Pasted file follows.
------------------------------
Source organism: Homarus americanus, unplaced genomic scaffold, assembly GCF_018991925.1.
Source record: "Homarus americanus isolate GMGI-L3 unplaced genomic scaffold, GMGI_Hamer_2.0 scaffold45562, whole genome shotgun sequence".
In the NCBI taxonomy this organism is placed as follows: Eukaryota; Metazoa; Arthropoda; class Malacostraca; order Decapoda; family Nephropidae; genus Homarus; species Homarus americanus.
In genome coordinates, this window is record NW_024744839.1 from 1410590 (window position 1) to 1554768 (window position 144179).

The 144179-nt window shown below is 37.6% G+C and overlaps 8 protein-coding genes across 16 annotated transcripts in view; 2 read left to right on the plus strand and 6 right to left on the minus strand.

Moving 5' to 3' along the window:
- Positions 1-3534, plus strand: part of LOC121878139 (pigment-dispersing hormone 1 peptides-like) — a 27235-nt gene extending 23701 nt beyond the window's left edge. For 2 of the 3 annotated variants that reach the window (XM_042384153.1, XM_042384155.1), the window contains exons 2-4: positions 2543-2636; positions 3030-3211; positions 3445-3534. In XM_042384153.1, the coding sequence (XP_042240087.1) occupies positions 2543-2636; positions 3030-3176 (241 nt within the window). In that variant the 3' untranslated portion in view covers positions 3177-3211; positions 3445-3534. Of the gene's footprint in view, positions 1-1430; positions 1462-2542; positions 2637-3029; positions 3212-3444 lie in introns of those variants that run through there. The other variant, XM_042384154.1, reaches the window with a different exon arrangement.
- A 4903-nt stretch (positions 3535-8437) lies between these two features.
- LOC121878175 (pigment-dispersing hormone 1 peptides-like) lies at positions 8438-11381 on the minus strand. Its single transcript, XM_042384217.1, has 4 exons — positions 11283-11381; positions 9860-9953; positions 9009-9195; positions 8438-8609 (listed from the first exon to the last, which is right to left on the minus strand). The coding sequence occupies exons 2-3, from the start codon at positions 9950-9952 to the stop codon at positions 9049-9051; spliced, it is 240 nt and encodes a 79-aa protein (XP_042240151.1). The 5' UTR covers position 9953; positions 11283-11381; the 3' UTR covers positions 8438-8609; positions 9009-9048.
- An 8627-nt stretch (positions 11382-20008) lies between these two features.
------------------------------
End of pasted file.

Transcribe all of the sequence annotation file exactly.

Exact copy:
Source organism: Homarus americanus, unplaced genomic scaffold, assembly GCF_018991925.1.
Source record: "Homarus americanus isolate GMGI-L3 unplaced genomic scaffold, GMGI_Hamer_2.0 scaffold45562, whole genome shotgun sequence".
In the NCBI taxonomy this organism is placed as follows: Eukaryota; Metazoa; Arthropoda; class Malacostraca; order Decapoda; family Nephropidae; genus Homarus; species Homarus americanus.
In genome coordinates, this window is record NW_024744839.1 from 1410590 (window position 1) to 1554768 (window position 144179).

The 144179-nt window shown below is 37.6% G+C and overlaps 8 protein-coding genes across 16 annotated transcripts in view; 2 read left to right on the plus strand and 6 right to left on the minus strand.

Moving 5' to 3' along the window:
- Positions 1-3534, plus strand: part of LOC121878139 (pigment-dispersing hormone 1 peptides-like) — a 27235-nt gene extending 23701 nt beyond the window's left edge. For 2 of the 3 annotated variants that reach the window (XM_042384153.1, XM_042384155.1), the window contains exons 2-4: positions 2543-2636; positions 3030-3211; positions 3445-3534. In XM_042384153.1, the coding sequence (XP_042240087.1) occupies positions 2543-2636; positions 3030-3176 (241 nt within the window). In that variant the 3' untranslated portion in view covers positions 3177-3211; positions 3445-3534. Of the gene's footprint in view, positions 1-1430; positions 1462-2542; positions 2637-3029; positions 3212-3444 lie in introns of those variants that run through there. The other variant, XM_042384154.1, reaches the window with a different exon arrangement.
- A 4903-nt stretch (positions 3535-8437) lies between these two features.
- LOC121878175 (pigment-dispersing hormone 1 peptides-like) lies at positions 8438-11381 on the minus strand. Its single transcript, XM_042384217.1, has 4 exons — positions 11283-11381; positions 9860-9953; positions 9009-9195; positions 8438-8609 (listed from the first exon to the last, which is right to left on the minus strand). The coding sequence occupies exons 2-3, from the start codon at positions 9950-9952 to the stop codon at positions 9049-9051; spliced, it is 240 nt and encodes a 79-aa protein (XP_042240151.1). The 5' UTR covers position 9953; positions 11283-11381; the 3' UTR covers positions 8438-8609; positions 9009-9048.
- An 8627-nt stretch (positions 11382-20008) lies between these two features.